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Purdue School of Engineering and Technology

Purdue School of Engineering and Technology

Advanced Thermodynamics

ME 50000 / 3 Cr. (3 Class)

The empirical, physical basis of the laws of thermodynamics. Availability concepts and applications. Properties and relations between properties in homogeneous and heterogeneous systems. The criteria of equilibrium. Application to a variety of systems and problems including phase and reaction equilibrium.

Textbooks

K. Wark, Advanced Thermodynamics for Engineers, McGraw-Hill, 1994

Goals

To enhance the student's understanding of problems involving energy and to increase the student's analytical skills and ability to master the inner workings of complex thermodynamic problems.

Outcomes

After completion of this course, the students should be able to:

  1. Explain the physical origins and kinds of stored energy states
  2. Explain the physical origins and kinds of stored energy states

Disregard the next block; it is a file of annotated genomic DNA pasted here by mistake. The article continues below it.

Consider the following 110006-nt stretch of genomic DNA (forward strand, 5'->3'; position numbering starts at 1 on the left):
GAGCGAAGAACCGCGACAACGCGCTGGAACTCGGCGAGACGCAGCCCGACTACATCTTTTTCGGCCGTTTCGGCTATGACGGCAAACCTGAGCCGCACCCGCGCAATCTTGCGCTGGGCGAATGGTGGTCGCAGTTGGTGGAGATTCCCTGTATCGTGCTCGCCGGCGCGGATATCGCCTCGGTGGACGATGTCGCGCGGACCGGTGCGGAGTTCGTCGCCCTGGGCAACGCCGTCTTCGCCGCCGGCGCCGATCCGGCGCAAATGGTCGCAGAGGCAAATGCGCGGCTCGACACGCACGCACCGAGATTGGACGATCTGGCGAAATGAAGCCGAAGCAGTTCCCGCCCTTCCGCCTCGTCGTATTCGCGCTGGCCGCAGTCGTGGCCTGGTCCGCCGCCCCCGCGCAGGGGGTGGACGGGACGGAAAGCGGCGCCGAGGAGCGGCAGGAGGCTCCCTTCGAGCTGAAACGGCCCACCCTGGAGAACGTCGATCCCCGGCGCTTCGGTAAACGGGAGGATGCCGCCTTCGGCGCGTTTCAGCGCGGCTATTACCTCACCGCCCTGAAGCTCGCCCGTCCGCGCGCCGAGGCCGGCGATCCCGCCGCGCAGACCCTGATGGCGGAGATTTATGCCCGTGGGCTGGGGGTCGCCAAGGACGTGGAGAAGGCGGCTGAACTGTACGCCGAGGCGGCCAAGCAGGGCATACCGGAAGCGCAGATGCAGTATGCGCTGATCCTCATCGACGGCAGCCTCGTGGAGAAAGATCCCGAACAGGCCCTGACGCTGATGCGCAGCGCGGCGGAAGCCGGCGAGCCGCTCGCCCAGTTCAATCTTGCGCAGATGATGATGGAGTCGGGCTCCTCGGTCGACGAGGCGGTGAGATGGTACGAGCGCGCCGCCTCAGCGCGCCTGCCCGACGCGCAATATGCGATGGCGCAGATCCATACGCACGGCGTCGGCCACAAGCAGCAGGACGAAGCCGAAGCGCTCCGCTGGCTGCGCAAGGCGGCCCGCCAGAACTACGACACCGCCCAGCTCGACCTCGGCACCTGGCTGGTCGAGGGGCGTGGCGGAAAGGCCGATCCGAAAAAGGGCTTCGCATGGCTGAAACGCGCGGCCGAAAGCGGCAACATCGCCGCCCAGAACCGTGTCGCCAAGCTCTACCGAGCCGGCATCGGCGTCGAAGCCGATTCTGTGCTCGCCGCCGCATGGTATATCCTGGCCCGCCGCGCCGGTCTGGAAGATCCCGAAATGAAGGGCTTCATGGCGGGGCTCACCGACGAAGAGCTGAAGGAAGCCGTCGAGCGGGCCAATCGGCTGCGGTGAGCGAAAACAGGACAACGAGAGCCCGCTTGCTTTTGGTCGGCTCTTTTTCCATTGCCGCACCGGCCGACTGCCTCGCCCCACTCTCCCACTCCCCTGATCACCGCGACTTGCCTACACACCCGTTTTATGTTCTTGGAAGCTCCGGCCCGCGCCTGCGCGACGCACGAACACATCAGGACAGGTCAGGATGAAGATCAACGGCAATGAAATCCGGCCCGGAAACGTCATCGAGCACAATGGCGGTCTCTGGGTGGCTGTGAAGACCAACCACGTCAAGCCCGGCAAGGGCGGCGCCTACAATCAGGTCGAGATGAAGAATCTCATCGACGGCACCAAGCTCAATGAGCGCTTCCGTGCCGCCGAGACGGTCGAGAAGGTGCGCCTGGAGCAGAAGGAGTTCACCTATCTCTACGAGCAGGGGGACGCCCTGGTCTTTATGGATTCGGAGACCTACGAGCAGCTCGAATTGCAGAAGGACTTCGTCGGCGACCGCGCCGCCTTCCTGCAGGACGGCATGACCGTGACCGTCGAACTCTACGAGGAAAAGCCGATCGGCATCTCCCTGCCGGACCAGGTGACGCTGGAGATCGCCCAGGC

3. Explain and discern entropy transport and production mechanisms
  4. Develop methodologies that facilitate application of the subject to the broad range practical problems including fluid dynamics and heat transfer
  5. Discern simplifying assumptions
  6. Develop appropriate expressions from first principles
  7. Perform the kind of engineering analysis that, even though not exact, still provides useful information concerning the design and/or performance of a system or process
  8. When confronted with design and open-ended problems, be able to relate fundamentals to useful engineering models and, in turn, link these models to design decisions
  9. Conduct experiments, collect and process data
  10. Report the experimental work
  11. Perform engineering calculations using computer models
Topics
  1. Variational formulation of boundary and initial boundary value problems (4 classes)
  2. Finite element formulation and analysis of one-dimensional problems (8 classes)
  3. Computer implementation of the finite element method (3 classes)
  4. Finite element formulation and analysis of two-dimensional problems with single and multi-variables (10 classes)
  5. Computer applications using the finite element computer program ANSYS (3 classes)

 Note: one class = 75 minutes